Psychoneuroimmunology and AIDS: Challenge or "Challenger"?
Samuel Perry Cornell University Medical College
By 1983, a couple of years into the AIDS epidemic, the National Institute of Mental Health (NIMH) sent out requests for applications that targeted AIDS- related psychoimmunologic research. There were basically three reasons for thinking that psychoimmunologists could make a valuable contribution.
First, animal and human studies over the previous decade had shown an intriguing relationship between the brain and the body's defense system. These were not just the usual epidemiological and clinical studies showing relationships between stress and physical illness, a relationship described by Hippocrates and many a clinician thereafter. These advances went beyond documenting that when you get overworked or run-down, you're more likely to get sick. Rather, bench- researchers were coming closer to identifying not only which specific changes in the immune system may be affected by stress and depression (such as natural killer cell function or lymphocyte proliferative response to a mitogen) but also how the brain and immune cells might be communicating with one another through the neuroendocrine system or, more properly, systems.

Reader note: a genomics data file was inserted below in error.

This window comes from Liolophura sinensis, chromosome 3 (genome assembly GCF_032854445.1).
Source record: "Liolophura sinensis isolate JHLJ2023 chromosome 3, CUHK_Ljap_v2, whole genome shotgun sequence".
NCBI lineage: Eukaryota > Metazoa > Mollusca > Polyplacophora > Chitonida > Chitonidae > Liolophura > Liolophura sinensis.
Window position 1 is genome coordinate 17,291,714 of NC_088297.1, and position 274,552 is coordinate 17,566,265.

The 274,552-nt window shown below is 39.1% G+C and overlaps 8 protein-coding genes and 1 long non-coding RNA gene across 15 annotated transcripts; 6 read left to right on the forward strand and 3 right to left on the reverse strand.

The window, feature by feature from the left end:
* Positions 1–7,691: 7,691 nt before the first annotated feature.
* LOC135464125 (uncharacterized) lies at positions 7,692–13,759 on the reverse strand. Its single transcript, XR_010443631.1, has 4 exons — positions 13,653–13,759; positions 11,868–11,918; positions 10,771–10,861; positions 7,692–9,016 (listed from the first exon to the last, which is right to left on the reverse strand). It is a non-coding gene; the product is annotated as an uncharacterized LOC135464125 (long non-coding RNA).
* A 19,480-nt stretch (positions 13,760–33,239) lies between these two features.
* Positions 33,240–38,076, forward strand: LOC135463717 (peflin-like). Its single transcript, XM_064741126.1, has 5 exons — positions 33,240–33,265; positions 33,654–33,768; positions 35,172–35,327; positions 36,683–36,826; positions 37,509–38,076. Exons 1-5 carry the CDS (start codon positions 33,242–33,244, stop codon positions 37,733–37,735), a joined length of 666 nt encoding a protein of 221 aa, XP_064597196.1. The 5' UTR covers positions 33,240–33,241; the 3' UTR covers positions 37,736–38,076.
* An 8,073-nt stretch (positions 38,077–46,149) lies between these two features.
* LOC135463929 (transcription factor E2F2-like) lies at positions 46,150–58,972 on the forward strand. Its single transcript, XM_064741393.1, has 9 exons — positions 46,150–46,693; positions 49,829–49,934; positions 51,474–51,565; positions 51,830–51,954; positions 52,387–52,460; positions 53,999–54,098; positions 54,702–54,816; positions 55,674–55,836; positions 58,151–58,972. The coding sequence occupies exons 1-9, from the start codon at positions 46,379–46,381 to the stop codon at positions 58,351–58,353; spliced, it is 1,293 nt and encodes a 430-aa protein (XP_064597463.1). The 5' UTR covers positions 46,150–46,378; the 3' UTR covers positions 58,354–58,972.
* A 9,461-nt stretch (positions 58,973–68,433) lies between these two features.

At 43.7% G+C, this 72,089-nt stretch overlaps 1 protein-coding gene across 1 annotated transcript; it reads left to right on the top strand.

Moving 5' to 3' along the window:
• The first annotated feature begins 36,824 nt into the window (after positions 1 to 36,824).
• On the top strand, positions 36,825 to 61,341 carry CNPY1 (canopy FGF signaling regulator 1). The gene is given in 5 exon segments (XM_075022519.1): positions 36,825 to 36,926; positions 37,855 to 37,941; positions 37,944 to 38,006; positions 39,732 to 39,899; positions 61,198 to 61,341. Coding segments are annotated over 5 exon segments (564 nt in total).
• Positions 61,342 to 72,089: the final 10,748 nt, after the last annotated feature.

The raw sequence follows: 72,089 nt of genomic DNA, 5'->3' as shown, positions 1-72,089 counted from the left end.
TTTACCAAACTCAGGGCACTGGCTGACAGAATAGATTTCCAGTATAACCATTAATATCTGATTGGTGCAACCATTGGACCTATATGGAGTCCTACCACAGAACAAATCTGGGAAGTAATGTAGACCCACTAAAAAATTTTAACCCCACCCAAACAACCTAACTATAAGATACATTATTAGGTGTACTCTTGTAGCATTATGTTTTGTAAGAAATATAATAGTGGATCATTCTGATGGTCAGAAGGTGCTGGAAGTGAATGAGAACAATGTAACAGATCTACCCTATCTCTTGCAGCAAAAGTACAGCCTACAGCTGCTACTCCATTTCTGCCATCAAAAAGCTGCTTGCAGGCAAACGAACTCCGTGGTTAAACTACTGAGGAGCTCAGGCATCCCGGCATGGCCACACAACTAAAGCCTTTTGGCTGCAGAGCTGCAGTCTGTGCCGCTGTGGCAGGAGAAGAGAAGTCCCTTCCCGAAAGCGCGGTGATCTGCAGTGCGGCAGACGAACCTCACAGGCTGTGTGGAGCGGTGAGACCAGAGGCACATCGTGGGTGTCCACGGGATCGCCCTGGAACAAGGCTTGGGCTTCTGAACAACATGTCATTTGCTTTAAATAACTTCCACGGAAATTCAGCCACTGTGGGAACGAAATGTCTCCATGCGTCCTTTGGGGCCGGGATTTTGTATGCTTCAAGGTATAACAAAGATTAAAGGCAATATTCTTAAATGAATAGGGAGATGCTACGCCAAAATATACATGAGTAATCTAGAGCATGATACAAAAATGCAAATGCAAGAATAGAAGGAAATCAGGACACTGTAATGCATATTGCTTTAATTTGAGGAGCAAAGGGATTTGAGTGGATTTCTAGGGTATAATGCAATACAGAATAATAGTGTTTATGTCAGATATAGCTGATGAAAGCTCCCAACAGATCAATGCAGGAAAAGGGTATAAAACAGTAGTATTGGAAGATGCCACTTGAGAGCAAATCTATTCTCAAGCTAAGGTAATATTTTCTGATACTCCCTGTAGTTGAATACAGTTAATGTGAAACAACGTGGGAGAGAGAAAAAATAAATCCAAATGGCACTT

Second, by 1983 clinical impression and a few pilot studies already suggested two facts that we now know well: The progression of HIV disease is highly variable; and adults with AIDS--or at perceived risk for AIDS--have on average high levels of emotional distress and grief. Putting these two early observations together--variable clinical course and high rates of distress and grief-- could not one reasonably conclude that an altered emotional state was affecting the immune system and, as a result, was increasing susceptibility to opportunistic infections and tumors and maybe even susceptibility to HIV itself? And even more ambitiously, perhaps interventions that reduced distress or depression could reduce physical morbidity and mortality.